In an era of criminal justice reform, many jurisdictions in the U.S. are turning to risk-assessment algorithms to reform an unfair bond system. Shalaka Joshi illuminates the racial biases fueling these algorithms, and advocates for regulation to ensure representativeness, fairness, and transparency in our criminal justice system.

Career Profiles: Foreign Service Officer

A spotlight on different career paths students can pursue after SIPA

By: Walter Kerr

SIPA is a feeder school for the US Foreign Service. In my seven years as a Foreign Service Officer (FSO), including three overseas tours, I served with dozens of SIPA graduates.

There is no “right” time to become a US diplomat. When I joined, colleagues in my entering class ranged from recent college graduates to those joining as second or third careers. There is no “right” background, either. My FSO colleagues were former teachers, journalists, scientists, bankers, consultants, soldiers. In Brazil, I served with a guy who used to be a scout for the Boston Red Sox.

Why Join the Foreign Service?

People join the Foreign Service for many reasons: the opportunity to serve your country; to live abroad; to learn new languages; as well as to have impact early in your career. During my first tours overseas, I visited Americans incarcerated in Chinese jails to help them understand their rights in a murky legal system. I also helped destitute US citizens get home, managed international exchange programs that linked up-and-coming foreign leaders with their counterparts in the United States, and helped document and make public human rights abuses.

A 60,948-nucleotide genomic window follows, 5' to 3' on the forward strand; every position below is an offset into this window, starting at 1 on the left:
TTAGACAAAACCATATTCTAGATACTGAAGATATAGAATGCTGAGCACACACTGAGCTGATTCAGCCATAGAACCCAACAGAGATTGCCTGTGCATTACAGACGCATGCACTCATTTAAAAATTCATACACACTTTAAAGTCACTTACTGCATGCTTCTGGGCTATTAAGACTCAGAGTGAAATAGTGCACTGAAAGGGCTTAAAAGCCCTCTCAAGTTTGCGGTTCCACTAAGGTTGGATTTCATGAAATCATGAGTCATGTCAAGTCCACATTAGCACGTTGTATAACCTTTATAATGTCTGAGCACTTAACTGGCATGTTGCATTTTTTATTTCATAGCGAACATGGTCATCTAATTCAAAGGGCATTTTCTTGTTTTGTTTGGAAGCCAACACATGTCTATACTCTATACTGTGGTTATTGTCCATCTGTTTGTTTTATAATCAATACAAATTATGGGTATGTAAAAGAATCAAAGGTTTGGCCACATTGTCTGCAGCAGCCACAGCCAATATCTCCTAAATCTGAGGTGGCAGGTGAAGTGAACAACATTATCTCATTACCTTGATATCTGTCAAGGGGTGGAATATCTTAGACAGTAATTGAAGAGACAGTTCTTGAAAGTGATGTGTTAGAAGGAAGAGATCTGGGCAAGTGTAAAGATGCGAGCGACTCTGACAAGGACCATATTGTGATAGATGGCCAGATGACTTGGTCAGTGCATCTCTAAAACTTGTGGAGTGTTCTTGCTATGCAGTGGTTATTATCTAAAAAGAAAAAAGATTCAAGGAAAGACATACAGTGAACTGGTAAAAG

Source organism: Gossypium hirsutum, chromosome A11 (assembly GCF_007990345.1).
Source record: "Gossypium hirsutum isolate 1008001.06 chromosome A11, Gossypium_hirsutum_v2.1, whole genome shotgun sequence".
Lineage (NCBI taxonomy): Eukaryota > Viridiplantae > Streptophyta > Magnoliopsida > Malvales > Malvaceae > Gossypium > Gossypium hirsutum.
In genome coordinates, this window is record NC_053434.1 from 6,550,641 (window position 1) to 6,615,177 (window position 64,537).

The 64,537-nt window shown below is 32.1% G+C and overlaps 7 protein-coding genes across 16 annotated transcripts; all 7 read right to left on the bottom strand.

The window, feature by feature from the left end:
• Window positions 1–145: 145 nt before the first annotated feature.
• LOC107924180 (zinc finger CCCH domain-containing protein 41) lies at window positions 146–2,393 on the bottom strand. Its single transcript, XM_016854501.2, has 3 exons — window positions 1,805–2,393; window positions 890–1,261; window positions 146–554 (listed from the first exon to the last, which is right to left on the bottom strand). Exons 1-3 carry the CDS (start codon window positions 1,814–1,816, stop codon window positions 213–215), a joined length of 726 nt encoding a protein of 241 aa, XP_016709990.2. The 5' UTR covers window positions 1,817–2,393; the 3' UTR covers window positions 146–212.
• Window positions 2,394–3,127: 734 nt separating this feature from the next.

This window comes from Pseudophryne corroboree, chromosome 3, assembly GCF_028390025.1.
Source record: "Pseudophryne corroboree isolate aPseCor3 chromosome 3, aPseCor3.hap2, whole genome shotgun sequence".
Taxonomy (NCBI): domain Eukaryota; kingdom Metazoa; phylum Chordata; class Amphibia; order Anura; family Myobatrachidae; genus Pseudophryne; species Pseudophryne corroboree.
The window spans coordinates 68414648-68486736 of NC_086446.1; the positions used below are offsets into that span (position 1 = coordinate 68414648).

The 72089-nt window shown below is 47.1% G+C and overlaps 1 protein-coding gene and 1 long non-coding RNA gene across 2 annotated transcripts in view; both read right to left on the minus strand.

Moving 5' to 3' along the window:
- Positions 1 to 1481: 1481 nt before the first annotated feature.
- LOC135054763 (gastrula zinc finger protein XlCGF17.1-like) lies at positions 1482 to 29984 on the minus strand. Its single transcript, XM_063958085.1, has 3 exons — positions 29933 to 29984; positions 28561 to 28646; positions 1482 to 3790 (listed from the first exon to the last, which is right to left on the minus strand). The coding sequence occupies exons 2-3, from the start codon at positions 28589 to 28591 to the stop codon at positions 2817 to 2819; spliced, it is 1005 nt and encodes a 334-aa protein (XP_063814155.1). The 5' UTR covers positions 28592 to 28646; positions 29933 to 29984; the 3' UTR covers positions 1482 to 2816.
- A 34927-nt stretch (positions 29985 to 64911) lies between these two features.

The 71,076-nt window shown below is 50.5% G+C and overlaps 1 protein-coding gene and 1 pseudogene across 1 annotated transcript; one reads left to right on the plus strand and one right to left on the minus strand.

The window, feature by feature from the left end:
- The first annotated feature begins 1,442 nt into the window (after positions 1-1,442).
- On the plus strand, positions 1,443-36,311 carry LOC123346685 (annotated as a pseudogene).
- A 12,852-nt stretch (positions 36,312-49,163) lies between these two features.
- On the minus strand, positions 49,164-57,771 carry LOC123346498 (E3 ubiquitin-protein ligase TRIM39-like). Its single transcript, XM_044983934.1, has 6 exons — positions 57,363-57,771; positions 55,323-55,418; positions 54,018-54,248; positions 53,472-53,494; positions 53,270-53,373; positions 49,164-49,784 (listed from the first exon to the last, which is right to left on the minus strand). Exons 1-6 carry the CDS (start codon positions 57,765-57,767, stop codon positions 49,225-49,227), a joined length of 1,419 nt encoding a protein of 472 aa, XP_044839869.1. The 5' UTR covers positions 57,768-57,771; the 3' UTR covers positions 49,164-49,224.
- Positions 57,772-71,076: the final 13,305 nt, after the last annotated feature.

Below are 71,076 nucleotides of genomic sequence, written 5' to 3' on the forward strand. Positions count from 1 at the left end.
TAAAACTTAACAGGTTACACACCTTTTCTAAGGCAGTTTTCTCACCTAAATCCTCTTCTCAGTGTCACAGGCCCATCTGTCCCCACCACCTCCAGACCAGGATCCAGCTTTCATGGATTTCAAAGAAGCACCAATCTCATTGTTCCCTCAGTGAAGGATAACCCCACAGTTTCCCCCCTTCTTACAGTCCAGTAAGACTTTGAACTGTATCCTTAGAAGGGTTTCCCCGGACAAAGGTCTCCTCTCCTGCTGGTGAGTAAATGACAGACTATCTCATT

Insider Tips

To join, applicants need to take a written test (the Foreign Service Officer Test, or FSOT in Foreign Service lingo), submit writing samples, and undergo a day’s worth of role playing, job interviews, and other activities (this day is known as the Oral Assessment).

  • For the FSOT, you should be familiar with the US Constitution, have a good grasp of written English, and have a survey-level understanding of important historical events. To prepare, I picked up The Almanac of American History, which provides a cliffnotes of the most important topics in US history. I also memorized the names and locations of the ten largest lakes in the world, ten tallest mountains, ten longest rivers, as well as every article and amendment in the US Constitution. I’m glad I did.